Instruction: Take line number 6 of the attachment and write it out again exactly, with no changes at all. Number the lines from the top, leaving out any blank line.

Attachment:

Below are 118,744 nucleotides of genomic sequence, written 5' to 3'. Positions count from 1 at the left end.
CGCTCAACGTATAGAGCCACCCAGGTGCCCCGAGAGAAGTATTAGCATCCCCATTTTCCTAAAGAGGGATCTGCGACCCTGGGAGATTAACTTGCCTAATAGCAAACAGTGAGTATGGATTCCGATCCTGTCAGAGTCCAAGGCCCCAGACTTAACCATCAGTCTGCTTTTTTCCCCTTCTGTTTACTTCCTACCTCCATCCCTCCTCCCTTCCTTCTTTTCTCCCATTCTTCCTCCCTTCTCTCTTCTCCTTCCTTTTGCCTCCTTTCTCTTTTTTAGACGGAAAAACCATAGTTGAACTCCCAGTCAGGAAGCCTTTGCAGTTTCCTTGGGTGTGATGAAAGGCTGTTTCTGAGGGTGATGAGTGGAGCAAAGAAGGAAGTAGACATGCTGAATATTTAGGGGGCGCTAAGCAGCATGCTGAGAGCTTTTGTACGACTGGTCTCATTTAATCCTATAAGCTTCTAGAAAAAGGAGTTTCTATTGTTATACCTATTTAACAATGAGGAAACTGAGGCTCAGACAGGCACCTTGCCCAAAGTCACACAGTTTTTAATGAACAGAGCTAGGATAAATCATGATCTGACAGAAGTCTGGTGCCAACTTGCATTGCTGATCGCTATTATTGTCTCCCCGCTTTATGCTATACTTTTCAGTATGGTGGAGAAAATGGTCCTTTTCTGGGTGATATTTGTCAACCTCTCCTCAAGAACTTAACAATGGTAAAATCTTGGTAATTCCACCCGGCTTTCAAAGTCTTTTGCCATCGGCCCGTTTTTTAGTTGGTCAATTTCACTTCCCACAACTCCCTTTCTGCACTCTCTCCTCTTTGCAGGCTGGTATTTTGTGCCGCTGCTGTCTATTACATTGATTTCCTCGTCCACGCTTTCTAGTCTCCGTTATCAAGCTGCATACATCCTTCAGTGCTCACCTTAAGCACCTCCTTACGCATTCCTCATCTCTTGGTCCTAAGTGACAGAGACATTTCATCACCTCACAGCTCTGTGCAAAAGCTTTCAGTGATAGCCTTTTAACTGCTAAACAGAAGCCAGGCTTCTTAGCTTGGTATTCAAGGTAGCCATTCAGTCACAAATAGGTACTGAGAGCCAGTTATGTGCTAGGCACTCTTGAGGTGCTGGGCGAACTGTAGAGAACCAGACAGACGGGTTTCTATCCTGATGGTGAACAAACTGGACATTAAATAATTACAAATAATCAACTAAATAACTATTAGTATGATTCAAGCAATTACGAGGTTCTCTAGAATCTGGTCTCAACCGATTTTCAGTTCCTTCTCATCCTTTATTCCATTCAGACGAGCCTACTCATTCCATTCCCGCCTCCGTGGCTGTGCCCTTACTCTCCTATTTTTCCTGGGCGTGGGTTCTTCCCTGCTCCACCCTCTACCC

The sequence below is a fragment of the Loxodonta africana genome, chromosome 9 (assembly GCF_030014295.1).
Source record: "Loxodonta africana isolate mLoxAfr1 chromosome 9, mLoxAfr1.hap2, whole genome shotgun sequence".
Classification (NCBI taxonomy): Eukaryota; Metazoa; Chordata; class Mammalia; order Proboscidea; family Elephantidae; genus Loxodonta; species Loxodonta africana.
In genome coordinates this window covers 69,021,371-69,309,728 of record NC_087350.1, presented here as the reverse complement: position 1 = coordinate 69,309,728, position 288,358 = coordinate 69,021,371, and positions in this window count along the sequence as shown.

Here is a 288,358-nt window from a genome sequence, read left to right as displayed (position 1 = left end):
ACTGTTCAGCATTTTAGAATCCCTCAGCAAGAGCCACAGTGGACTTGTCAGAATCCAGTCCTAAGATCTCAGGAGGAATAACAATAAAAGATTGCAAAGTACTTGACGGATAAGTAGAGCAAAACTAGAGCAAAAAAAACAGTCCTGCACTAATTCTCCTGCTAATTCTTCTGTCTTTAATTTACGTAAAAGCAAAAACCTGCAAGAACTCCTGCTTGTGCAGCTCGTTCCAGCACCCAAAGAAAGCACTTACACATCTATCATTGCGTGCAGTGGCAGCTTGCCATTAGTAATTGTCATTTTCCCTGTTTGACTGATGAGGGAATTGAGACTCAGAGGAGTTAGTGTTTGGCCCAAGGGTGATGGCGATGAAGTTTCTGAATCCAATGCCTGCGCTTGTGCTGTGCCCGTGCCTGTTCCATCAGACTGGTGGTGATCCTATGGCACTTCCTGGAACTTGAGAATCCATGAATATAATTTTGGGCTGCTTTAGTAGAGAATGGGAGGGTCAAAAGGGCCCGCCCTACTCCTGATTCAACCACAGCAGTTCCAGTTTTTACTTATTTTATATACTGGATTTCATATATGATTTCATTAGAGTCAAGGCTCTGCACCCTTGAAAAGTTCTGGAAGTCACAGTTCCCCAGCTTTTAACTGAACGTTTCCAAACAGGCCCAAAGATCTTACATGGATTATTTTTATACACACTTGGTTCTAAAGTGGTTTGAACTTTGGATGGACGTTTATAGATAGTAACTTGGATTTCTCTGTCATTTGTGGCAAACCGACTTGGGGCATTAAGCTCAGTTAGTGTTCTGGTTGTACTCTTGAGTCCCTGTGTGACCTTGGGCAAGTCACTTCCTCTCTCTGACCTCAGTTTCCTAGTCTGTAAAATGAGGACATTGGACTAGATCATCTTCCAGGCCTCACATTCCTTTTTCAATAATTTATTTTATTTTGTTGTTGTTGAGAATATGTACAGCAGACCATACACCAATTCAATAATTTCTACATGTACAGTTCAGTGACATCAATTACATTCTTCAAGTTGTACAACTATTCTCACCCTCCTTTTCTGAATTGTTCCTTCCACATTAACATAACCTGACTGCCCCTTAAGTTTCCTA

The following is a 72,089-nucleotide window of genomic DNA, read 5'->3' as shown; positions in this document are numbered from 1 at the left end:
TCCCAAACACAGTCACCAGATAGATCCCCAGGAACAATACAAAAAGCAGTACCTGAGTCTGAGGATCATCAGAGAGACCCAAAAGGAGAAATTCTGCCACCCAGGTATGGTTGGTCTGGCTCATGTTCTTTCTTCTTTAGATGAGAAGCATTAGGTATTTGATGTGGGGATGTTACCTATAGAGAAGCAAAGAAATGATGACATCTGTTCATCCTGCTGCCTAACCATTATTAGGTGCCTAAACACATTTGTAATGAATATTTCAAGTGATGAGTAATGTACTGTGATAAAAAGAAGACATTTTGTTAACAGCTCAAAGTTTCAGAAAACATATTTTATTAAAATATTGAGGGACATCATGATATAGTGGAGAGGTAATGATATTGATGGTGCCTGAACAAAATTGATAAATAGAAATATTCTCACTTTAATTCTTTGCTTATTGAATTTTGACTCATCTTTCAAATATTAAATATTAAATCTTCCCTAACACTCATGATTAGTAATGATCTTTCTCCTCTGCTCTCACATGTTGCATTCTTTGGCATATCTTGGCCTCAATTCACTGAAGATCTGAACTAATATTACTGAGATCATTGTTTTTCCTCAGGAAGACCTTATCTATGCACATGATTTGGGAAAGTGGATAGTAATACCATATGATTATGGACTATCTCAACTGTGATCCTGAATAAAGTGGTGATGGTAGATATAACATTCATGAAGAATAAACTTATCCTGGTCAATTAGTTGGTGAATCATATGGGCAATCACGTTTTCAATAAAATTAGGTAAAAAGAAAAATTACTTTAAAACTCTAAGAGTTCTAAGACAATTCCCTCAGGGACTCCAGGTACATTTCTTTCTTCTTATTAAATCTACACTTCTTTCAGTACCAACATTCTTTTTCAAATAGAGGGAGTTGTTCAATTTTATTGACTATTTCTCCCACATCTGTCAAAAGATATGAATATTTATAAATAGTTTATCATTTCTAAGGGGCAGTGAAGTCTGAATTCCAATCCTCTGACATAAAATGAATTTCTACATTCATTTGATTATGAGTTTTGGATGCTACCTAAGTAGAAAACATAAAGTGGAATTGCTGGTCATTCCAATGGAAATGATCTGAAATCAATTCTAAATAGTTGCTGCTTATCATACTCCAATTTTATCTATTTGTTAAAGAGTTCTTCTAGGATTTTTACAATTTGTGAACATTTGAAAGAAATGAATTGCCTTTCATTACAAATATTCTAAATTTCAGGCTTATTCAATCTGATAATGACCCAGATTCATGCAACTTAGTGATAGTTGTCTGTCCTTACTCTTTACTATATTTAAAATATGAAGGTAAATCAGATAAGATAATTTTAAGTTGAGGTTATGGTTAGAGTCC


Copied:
In genome coordinates this window covers 69,021,371-69,309,728 of record NC_087350.1, presented here as the reverse complement: position 1 = coordinate 69,309,728, position 288,358 = coordinate 69,021,371, and positions in this window count along the sequence as shown.